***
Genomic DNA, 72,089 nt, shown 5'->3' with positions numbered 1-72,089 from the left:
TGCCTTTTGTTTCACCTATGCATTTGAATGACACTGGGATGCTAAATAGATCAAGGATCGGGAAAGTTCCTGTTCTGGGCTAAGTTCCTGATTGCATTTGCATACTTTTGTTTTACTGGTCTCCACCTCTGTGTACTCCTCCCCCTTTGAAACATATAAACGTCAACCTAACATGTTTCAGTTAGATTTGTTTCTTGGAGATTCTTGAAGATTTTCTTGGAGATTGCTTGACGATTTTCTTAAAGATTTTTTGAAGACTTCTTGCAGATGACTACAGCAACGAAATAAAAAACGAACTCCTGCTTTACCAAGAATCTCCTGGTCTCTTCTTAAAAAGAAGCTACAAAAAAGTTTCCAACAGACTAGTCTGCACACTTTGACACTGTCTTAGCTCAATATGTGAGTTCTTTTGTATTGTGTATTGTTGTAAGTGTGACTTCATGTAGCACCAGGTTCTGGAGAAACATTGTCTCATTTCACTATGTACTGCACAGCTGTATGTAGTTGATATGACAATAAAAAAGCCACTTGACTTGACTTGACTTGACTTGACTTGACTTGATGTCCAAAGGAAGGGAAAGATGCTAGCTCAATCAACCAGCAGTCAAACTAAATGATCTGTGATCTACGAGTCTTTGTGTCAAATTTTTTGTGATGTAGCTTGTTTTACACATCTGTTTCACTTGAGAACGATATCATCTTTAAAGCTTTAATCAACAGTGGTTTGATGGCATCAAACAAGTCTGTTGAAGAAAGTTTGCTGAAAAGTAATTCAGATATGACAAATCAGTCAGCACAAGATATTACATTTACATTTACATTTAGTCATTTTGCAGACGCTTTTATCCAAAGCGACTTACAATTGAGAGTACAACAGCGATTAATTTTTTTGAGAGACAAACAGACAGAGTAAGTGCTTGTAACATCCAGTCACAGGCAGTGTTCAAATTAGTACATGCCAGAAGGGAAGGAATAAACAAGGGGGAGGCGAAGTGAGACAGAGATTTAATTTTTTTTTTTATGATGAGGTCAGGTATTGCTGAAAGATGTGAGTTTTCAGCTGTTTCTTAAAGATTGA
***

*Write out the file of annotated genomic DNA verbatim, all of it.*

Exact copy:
Genomic DNA, 72,089 nt, shown 5'->3' with positions numbered 1-72,089 from the left:
TGCCTTTTGTTTCACCTATGCATTTGAATGACACTGGGATGCTAAATAGATCAAGGATCGGGAAAGTTCCTGTTCTGGGCTAAGTTCCTGATTGCATTTGCATACTTTTGTTTTACTGGTCTCCACCTCTGTGTACTCCTCCCCCTTTGAAACATATAAACGTCAACCTAACATGTTTCAGTTAGATTTGTTTCTTGGAGATTCTTGAAGATTTTCTTGGAGATTGCTTGACGATTTTCTTAAAGATTTTTTGAAGACTTCTTGCAGATGACTACAGCAACGAAATAAAAAACGAACTCCTGCTTTACCAAGAATCTCCTGGTCTCTTCTTAAAAAGAAGCTACAAAAAAGTTTCCAACAGACTAGTCTGCACACTTTGACACTGTCTTAGCTCAATATGTGAGTTCTTTTGTATTGTGTATTGTTGTAAGTGTGACTTCATGTAGCACCAGGTTCTGGAGAAACATTGTCTCATTTCACTATGTACTGCACAGCTGTATGTAGTTGATATGACAATAAAAAAGCCACTTGACTTGACTTGACTTGACTTGACTTGACTTGATGTCCAAAGGAAGGGAAAGATGCTAGCTCAATCAACCAGCAGTCAAACTAAATGATCTGTGATCTACGAGTCTTTGTGTCAAATTTTTTGTGATGTAGCTTGTTTTACACATCTGTTTCACTTGAGAACGATATCATCTTTAAAGCTTTAATCAACAGTGGTTTGATGGCATCAAACAAGTCTGTTGAAGAAAGTTTGCTGAAAAGTAATTCAGATATGACAAATCAGTCAGCACAAGATATTACATTTACATTTACATTTAGTCATTTTGCAGACGCTTTTATCCAAAGCGACTTACAATTGAGAGTACAACAGCGATTAATTTTTTTGAGAGACAAACAGACAGAGTAAGTGCTTGTAACATCCAGTCACAGGCAGTGTTCAAATTAGTACATGCCAGAAGGGAAGGAATAAACAAGGGGGAGGCGAAGTGAGACAGAGATTTAATTTTTTTTTTTATGATGAGGTCAGGTATTGCTGAAAGATGTGAGTTTTCAGCTGTTTCTTAAAGATTGA